Written by Joe Gayeski - TBF IPS Intern at The Shan State Development Foundation.
Starting out in the field of international development is a challenge. Finding opportunities to build experience with NGOs or community-based organizations abroad is a difficult process, in which the seekers far outnumber the available positions. As a soon-to-be graduate keen to develop first-hand knowledge of development projects in Southeast Asia, I was lucky to end my internship hunt with The Branch Foundation and their Internship Placement Service. My internship with the Shan State Development Foundation has strengthened my understanding of development projects in Myanmar and Thailand, while also building the skillset necessary to make impacts in the field.
The Shan State Development Foundation is a community-focused NGO dedicated to improving conditions for thousands of internally displaced people (IDP) in Shan State, Myanmar. Based in Chiang Mai, their health, education, and development programs support 5 IDP camps along the Thailand/Shan State border. SSDF is the product of a 2013 three-part merger of separate organizations with a shared target area and congruent missions. My primary responsibility was to compile, edit and publish a comprehensive summary report of the recently formed organization’s projects, alongside a secondary task of teaching intermediate English writing. I began both projects not fully knowing what to expect: having just stepped off the plane in Asia for the first time, how could I have?
Both tasks were rewarding challenges. As the only person in the office who didn’t speak Shan, gathering information for the report proved tricky to start. I had to teach myself the ropes of desktop publishing to produce a professional report. With no prior teaching experience, my self-education included ESL lesson research and planning. I spent hours reading and gathering resources to create the most effective lesson I could. The challenges certainly paid off. By writing and editing content from project proposals and donor reports, I was quickly brought up to speed on SSDF’s history and current projects, and my English lessons proved to be productive and useful to the staff. The bi-lingual office and new tasks were the ideal opportunity to hone my skills in cross-cultural communication professional writing.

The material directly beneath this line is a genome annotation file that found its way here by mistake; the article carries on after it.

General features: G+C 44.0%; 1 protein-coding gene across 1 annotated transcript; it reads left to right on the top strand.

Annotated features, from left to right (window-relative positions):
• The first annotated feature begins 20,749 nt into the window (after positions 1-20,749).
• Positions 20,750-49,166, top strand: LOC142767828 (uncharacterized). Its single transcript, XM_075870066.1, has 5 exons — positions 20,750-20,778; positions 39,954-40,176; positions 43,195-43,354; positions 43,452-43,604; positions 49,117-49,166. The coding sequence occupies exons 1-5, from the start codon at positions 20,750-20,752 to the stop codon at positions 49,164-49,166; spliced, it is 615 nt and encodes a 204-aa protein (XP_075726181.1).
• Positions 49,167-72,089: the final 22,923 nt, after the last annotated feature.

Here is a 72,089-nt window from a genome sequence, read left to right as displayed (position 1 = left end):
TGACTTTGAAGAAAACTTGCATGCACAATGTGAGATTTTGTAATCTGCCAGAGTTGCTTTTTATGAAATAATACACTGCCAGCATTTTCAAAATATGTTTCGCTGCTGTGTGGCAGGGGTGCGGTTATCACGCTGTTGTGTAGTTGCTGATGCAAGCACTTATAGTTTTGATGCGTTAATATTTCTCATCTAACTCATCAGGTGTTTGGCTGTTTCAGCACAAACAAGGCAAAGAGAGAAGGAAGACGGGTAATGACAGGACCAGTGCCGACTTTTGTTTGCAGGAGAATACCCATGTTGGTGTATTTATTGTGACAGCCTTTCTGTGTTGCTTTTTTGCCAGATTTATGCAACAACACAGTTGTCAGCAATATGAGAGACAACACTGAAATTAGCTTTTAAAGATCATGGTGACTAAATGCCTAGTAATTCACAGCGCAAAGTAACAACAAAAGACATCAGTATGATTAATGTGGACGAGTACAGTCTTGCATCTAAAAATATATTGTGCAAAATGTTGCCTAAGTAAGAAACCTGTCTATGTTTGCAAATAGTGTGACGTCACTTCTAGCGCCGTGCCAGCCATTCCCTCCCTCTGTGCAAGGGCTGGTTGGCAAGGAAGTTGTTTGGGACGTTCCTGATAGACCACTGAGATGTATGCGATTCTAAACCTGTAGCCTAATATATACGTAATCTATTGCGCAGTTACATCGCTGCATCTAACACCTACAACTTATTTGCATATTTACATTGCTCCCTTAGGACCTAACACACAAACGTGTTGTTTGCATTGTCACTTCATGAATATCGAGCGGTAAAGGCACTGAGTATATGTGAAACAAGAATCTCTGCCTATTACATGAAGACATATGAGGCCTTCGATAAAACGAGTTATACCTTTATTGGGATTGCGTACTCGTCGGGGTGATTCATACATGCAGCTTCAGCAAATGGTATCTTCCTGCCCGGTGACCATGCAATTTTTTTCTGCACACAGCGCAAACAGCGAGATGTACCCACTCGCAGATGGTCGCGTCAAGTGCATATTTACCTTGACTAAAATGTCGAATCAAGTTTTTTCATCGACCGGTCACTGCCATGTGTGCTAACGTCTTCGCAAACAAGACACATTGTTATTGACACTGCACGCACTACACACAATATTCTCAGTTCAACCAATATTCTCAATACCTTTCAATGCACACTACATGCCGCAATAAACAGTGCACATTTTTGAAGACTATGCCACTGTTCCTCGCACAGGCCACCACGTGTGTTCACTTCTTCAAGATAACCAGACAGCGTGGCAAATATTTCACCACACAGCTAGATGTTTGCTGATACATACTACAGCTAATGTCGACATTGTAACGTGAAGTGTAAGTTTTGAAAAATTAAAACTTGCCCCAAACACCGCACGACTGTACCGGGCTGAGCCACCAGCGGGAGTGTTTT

What wasn’t a challenge, however, was settling in to Chiang Mai. Thailand’s second-largest city proved to be the perfect place to get acquainted with the country. With its hectic roads right next to tranquil temples on the mountainside, it’s a bustling town that still manages to strike a balance between busy and relaxed. It didn’t take long at all to fall into the rhythm of the city. Within my first week, I had sorted out an apartment, a motorbike, and even joined the local ultimate frisbee team. Through the team, I’ve made friendships with both locals and fellow foreigners that will last beyond my time here. I’ve even become a proud supporter of the home football team, Chiangmai FC. Despite my new-to-Asia nerves, moving and living in Chiang Mai could not have been easier. My advice to anyone nervous about making the move would be to relax! After a trip to Wat Doi Suthep and your first meal of khao soi, you’ll never want to leave.
In my two months with SSDF, I wasn’t able to see first-hand any of SSDF’s projects in Shan State. As a farang, crossing the border into Shan State is difficult, if not impossible. However, I did get to look across the border into Shan State from the hillsides near Kuong Jor, a Shan refugee camp that works closely with TBF. The journey from Chiang Mai through the winding northern Thai hills to the border camp made the importance of SSDF’s work clear to me. I was struck by the commitment of a classroom of Shan monks to return home to teach English to the children of Shan State. I learned of the stories, politics, and details of the ethnic conflict through a long conversation with the camp’s director (not to mention the incredible Shan lunch we spoke over). I’ve become acutely aware that the ongoing civil conflict in Shan State has robbed thousands of their homes, livelihoods and futures. I am grateful for the opportunity to contribute to an organization devoted to empowering displaced people. Working closely with both SSDF and TBF taught me the impact that community-based organizations can have in conflict-affected areas, a lesson I’m certain to draw from throughout my professional and personal future.
*All photos are copyright of The Branch Foundation*